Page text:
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How to identify barriers to communication

Updated February 21, 2017

Although we start communicating with others at a very young age, social psychologists estimate that there is a 40 to 60 percent loss in meaning that occurs between the time a message is sent and received. Understanding the basic barriers in communication is the first step in becoming a better communicator.

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  1. Identify physical barriers to communication. Some of these barriers include distractions like a loud work environment, poor lighting, inappropriate temperature and poor or outdated equipment. Some physical barriers such as noise make communication impossible while others, such as an environment that is too hot or too cold, have the potential to affect morale and make effective communication difficult.

  2. Find deficiencies in organizational design. Deficiencies in organizational design cause barriers in communication because they make it unclear who people are expected to communicate with in order to effectively and efficiently solve a problem. In organizations, a chain of command that is not established or lack of management supervision often leads to a lack in clarity regarding roles and responsibilities. In the workplace, this leads to a staff that is uncertain of what is expected of them.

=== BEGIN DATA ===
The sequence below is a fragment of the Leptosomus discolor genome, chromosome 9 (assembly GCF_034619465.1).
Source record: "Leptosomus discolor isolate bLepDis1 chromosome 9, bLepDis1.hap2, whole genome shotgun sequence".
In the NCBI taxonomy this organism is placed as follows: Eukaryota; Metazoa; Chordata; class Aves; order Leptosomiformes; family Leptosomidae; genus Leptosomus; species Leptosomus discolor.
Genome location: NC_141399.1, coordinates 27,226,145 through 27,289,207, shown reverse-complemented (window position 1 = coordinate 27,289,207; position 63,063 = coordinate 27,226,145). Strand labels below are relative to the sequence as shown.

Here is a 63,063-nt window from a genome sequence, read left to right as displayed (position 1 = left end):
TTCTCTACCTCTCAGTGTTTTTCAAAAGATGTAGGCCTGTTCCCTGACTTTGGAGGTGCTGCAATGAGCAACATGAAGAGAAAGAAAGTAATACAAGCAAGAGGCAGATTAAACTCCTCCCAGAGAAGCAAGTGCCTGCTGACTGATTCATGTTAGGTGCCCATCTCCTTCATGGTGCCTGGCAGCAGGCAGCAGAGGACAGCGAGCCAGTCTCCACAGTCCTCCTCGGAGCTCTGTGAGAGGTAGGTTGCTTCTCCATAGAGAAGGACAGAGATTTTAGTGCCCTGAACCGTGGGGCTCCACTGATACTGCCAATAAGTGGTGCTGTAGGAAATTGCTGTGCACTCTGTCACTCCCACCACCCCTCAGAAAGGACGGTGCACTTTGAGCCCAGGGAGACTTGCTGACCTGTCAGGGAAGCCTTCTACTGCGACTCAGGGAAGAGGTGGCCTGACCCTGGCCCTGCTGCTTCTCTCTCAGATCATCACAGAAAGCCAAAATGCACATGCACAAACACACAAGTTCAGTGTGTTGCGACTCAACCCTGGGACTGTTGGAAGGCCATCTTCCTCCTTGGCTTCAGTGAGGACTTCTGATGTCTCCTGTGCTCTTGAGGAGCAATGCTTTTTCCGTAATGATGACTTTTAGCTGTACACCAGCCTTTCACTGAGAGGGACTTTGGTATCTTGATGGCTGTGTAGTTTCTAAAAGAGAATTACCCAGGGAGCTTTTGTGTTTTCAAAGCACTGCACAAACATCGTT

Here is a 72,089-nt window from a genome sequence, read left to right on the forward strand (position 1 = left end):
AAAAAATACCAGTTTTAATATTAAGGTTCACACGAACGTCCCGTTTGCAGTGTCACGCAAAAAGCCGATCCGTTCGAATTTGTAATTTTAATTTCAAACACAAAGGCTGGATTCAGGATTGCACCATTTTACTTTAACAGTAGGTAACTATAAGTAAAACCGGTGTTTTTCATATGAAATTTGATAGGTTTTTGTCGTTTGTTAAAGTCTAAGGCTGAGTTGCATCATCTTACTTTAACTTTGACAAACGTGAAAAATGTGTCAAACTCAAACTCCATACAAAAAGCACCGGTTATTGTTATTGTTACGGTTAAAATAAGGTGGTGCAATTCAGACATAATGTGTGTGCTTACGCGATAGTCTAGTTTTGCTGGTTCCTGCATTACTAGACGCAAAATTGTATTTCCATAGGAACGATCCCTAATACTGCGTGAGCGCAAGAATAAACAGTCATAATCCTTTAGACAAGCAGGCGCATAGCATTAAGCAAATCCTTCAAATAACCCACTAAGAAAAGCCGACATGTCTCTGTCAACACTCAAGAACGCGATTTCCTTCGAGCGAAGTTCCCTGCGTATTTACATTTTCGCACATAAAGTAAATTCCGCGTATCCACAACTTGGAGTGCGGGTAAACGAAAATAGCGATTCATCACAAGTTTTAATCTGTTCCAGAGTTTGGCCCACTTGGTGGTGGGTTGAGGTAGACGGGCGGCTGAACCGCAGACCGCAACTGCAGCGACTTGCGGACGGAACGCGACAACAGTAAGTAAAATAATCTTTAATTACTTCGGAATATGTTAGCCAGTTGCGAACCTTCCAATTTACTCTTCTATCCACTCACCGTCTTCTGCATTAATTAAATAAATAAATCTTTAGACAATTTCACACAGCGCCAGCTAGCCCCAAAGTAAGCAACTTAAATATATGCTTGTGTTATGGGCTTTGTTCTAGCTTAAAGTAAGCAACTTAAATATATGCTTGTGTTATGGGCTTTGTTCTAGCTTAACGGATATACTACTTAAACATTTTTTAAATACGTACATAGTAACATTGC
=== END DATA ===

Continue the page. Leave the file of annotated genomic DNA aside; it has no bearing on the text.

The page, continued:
3. Recognize barriers that are based on attitude. These barriers generally are a consequence of deficiencies in organizational design. Lack of training or supervision may lead to lack of motivation in employees, which in turn leads to a deficiency in job satisfaction and poor production rates.

  4. Discern psychological barriers. People who are having personal problems or are distracted generally are not as receptive or responsive to the information they are receiving.

  5. Understand cultural differences. Different cultures communicate differently. Effective communication in a multi-cultural environment requires the ability and willingness to translate the motives, aspirations, basic values and assumptions that fuel problems, habits or modes of communication.

  6. Notice different linguistic abilities between communicators. The choice of words that a person uses is received and deciphered through the listener's filter based on his own experiences and abilities. Language is a symbolic means of communicating and there is a lot of room for distortion and misunderstanding.

  7. Pinpoint physiological barriers such as misreading non-verbal cues. Those cues are anything from body positioning and body language to the person's tone of voice.

  8. Be aware of other barriers to communication such as selective hearing, a hesitation to be candid or informal, lack of trust, defensiveness and stereotyping.

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About the Author

This article was created by a professional writer and edited by experienced copy editors, both qualified members of the Demand Media Studios community. All articles go through an editorial process that includes subject matter guidelines, plagiarism review, fact-checking, and other steps in an effort to provide reliable information.

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